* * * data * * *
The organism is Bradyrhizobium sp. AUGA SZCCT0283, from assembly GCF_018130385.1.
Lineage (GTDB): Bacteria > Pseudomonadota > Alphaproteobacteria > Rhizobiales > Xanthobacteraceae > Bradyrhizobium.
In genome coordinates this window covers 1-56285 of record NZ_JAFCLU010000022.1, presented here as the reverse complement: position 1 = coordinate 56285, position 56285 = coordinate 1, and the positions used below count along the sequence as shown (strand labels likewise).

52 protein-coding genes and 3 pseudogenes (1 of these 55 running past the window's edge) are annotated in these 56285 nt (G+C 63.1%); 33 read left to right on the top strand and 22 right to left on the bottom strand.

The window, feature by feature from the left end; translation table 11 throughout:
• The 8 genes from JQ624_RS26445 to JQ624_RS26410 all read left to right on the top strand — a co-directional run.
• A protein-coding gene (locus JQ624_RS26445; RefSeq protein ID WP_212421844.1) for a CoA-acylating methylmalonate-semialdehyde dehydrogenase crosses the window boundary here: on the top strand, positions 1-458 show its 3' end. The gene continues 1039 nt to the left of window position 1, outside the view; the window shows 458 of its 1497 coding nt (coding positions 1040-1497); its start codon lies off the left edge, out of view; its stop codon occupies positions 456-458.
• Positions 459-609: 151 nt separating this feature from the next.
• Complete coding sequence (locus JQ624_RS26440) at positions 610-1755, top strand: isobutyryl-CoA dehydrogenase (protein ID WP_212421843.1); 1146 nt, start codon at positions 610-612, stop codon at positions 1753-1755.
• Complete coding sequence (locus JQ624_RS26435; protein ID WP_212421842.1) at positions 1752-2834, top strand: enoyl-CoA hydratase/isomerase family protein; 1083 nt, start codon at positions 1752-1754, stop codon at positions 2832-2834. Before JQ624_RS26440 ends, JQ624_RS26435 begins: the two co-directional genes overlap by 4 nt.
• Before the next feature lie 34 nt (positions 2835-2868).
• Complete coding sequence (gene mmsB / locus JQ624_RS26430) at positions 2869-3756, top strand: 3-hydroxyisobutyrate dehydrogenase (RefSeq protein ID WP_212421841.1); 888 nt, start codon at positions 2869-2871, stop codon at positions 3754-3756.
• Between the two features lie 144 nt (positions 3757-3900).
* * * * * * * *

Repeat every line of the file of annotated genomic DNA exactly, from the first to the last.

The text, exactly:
The organism is Bradyrhizobium sp. AUGA SZCCT0283, from assembly GCF_018130385.1.
Lineage (GTDB): Bacteria > Pseudomonadota > Alphaproteobacteria > Rhizobiales > Xanthobacteraceae > Bradyrhizobium.
In genome coordinates this window covers 1-56285 of record NZ_JAFCLU010000022.1, presented here as the reverse complement: position 1 = coordinate 56285, position 56285 = coordinate 1, and the positions used below count along the sequence as shown (strand labels likewise).

52 protein-coding genes and 3 pseudogenes (1 of these 55 running past the window's edge) are annotated in these 56285 nt (G+C 63.1%); 33 read left to right on the top strand and 22 right to left on the bottom strand.

The window, feature by feature from the left end; translation table 11 throughout:
• The 8 genes from JQ624_RS26445 to JQ624_RS26410 all read left to right on the top strand — a co-directional run.
• A protein-coding gene (locus JQ624_RS26445; RefSeq protein ID WP_212421844.1) for a CoA-acylating methylmalonate-semialdehyde dehydrogenase crosses the window boundary here: on the top strand, positions 1-458 show its 3' end. The gene continues 1039 nt to the left of window position 1, outside the view; the window shows 458 of its 1497 coding nt (coding positions 1040-1497); its start codon lies off the left edge, out of view; its stop codon occupies positions 456-458.
• Positions 459-609: 151 nt separating this feature from the next.
• Complete coding sequence (locus JQ624_RS26440) at positions 610-1755, top strand: isobutyryl-CoA dehydrogenase (protein ID WP_212421843.1); 1146 nt, start codon at positions 610-612, stop codon at positions 1753-1755.
• Complete coding sequence (locus JQ624_RS26435; protein ID WP_212421842.1) at positions 1752-2834, top strand: enoyl-CoA hydratase/isomerase family protein; 1083 nt, start codon at positions 1752-1754, stop codon at positions 2832-2834. Before JQ624_RS26440 ends, JQ624_RS26435 begins: the two co-directional genes overlap by 4 nt.
• Before the next feature lie 34 nt (positions 2835-2868).
• Complete coding sequence (gene mmsB / locus JQ624_RS26430) at positions 2869-3756, top strand: 3-hydroxyisobutyrate dehydrogenase (RefSeq protein ID WP_212421841.1); 888 nt, start codon at positions 2869-2871, stop codon at positions 3754-3756.
• Between the two features lie 144 nt (positions 3757-3900).